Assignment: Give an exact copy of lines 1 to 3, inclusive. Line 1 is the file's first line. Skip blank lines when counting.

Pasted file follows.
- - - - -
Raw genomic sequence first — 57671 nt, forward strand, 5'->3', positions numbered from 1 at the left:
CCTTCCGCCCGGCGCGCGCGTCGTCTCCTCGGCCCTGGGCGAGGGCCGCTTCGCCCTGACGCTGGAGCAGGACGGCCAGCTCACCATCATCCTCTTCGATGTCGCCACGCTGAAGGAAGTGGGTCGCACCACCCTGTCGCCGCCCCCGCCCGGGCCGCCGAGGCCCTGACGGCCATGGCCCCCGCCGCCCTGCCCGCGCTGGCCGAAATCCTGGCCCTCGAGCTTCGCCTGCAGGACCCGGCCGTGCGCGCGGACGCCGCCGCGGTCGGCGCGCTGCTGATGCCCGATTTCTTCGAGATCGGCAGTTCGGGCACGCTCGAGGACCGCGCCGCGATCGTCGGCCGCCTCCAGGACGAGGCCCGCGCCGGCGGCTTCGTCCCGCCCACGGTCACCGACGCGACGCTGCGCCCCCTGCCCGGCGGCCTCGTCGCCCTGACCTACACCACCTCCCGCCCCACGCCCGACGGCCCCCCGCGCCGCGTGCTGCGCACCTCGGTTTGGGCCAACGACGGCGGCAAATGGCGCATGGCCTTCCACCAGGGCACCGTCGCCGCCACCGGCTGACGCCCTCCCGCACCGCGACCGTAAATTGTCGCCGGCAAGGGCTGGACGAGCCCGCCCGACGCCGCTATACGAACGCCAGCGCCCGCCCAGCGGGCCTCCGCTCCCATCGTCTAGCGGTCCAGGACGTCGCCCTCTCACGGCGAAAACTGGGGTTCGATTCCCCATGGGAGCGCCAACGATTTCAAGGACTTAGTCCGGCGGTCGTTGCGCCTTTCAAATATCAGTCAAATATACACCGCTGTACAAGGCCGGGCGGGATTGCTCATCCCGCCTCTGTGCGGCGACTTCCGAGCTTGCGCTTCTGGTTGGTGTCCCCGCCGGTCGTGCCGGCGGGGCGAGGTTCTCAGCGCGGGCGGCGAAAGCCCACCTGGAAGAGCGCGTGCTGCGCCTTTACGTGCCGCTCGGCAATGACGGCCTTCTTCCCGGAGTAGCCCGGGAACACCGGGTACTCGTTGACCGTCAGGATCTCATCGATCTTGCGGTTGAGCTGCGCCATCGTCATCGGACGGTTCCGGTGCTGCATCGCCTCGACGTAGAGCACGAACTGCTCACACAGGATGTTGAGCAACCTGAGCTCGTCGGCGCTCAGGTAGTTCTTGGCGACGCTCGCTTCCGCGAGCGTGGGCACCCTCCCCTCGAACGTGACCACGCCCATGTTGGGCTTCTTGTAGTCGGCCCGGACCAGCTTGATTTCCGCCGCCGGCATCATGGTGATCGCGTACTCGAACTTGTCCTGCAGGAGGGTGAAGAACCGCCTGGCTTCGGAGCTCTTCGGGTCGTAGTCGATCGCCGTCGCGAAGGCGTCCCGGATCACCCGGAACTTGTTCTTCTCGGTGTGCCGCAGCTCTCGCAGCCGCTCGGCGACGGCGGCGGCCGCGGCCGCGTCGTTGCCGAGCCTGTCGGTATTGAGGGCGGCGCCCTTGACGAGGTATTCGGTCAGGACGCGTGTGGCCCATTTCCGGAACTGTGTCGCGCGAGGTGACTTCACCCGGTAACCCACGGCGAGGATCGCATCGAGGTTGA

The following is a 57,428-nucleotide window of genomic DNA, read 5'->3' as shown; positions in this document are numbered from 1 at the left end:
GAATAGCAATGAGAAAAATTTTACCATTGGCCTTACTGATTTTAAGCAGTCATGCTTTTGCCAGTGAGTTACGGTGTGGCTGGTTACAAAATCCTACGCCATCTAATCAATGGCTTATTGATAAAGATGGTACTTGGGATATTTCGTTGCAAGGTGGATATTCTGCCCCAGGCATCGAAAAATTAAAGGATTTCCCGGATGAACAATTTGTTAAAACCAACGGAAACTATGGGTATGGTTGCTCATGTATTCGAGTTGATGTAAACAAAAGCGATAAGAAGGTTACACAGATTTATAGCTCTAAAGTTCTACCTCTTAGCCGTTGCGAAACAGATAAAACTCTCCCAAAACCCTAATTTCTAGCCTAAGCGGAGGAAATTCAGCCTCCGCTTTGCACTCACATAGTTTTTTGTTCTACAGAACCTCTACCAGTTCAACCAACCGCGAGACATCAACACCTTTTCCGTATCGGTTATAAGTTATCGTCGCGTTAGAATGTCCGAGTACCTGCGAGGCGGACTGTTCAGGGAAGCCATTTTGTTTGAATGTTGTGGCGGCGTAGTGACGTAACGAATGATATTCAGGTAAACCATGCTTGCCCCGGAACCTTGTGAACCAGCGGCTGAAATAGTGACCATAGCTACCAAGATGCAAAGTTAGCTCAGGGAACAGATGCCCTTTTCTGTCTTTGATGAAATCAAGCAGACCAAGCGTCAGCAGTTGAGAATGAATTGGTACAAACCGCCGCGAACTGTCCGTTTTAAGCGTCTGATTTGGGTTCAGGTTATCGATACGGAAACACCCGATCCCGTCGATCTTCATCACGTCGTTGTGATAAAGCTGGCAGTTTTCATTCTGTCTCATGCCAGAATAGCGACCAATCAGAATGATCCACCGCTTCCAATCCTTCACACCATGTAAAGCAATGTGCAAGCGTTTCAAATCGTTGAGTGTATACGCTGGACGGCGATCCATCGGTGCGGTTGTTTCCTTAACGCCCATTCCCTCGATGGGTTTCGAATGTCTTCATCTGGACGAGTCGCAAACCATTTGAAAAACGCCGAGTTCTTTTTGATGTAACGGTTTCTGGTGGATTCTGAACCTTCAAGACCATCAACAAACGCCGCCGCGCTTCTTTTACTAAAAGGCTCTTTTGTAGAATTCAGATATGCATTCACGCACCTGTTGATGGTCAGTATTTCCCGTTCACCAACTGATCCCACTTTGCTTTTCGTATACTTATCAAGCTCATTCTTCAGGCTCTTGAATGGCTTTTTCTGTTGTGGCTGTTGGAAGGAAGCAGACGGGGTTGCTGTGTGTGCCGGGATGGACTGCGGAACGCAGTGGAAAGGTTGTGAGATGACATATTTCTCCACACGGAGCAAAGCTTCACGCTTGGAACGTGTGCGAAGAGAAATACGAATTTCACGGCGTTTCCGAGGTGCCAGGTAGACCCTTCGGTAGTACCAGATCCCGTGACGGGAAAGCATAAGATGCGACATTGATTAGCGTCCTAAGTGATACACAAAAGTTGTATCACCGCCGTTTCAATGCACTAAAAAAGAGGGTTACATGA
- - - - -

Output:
Raw genomic sequence first — 57671 nt, forward strand, 5'->3', positions numbered from 1 at the left:
CCTTCCGCCCGGCGCGCGCGTCGTCTCCTCGGCCCTGGGCGAGGGCCGCTTCGCCCTGACGCTGGAGCAGGACGGCCAGCTCACCATCATCCTCTTCGATGTCGCCACGCTGAAGGAAGTGGGTCGCACCACCCTGTCGCCGCCCCCGCCCGGGCCGCCGAGGCCCTGACGGCCATGGCCCCCGCCGCCCTGCCCGCGCTGGCCGAAATCCTGGCCCTCGAGCTTCGCCTGCAGGACCCGGCCGTGCGCGCGGACGCCGCCGCGGTCGGCGCGCTGCTGATGCCCGATTTCTTCGAGATCGGCAGTTCGGGCACGCTCGAGGACCGCGCCGCGATCGTCGGCCGCCTCCAGGACGAGGCCCGCGCCGGCGGCTTCGTCCCGCCCACGGTCACCGACGCGACGCTGCGCCCCCTGCCCGGCGGCCTCGTCGCCCTGACCTACACCACCTCCCGCCCCACGCCCGACGGCCCCCCGCGCCGCGTGCTGCGCACCTCGGTTTGGGCCAACGACGGCGGCAAATGGCGCATGGCCTTCCACCAGGGCACCGTCGCCGCCACCGGCTGACGCCCTCCCGCACCGCGACCGTAAATTGTCGCCGGCAAGGGCTGGACGAGCCCGCCCGACGCCGCTATACGAACGCCAGCGCCCGCCCAGCGGGCCTCCGCTCCCATCGTCTAGCGGTCCAGGACGTCGCCCTCTCACGGCGAAAACTGGGGTTCGATTCCCCATGGGAGCGCCAACGATTTCAAGGACTTAGTCCGGCGGTCGTTGCGCCTTTCAAATATCAGTCAAATATACACCGCTGTACAAGGCCGGGCGGGATTGCTCATCCCGCCTCTGTGCGGCGACTTCCGAGCTTGCGCTTCTGGTTGGTGTCCCCGCCGGTCGTGCCGGCGGGGCGAGGTTCTCAGCGCGGGCGGCGAAAGCCCACCTGGAAGAGCGCGTGCTGCGCCTTTACGTGCCGCTCGGCAATGACGGCCTTCTTCCCGGAGTAGCCCGGGAACACCGGGTACTCGTTGACCGTCAGGATCTCATCGATCTTGCGGTTGAGCTGCGCCATCGTCATCGGACGGTTCCGGTGCTGCATCGCCTCGACGTAGAGCACGAACTGCTCACACAGGATGTTGAGCAACCTGAGCTCGTCGGCGCTCAGGTAGTTCTTGGCGACGCTCGCTTCCGCGAGCGTGGGCACCCTCCCCTCGAACGTGACCACGCCCATGTTGGGCTTCTTGTAGTCGGCCCGGACCAGCTTGATTTCCGCCGCCGGCATCATGGTGATCGCGTACTCGAACTTGTCCTGCAGGAGGGTGAAGAACCGCCTGGCTTCGGAGCTCTTCGGGTCGTAGTCGATCGCCGTCGCGAAGGCGTCCCGGATCACCCGGAACTTGTTCTTCTCGGTGTGCCGCAGCTCTCGCAGCCGCTCGGCGACGGCGGCGGCCGCGGCCGCGTCGTTGCCGAGCCTGTCGGTATTGAGGGCGGCGCCCTTGACGAGGTATTCGGTCAGGACGCGTGTGGCCCATTTCCGGAACTGTGTCGCGCGAGGTGACTTCACCCGGTAACCCACGGCGAGGATCGCATCGAGGTTGA

The following is a 57,428-nucleotide window of genomic DNA, read 5'->3' as shown; positions in this document are numbered from 1 at the left end: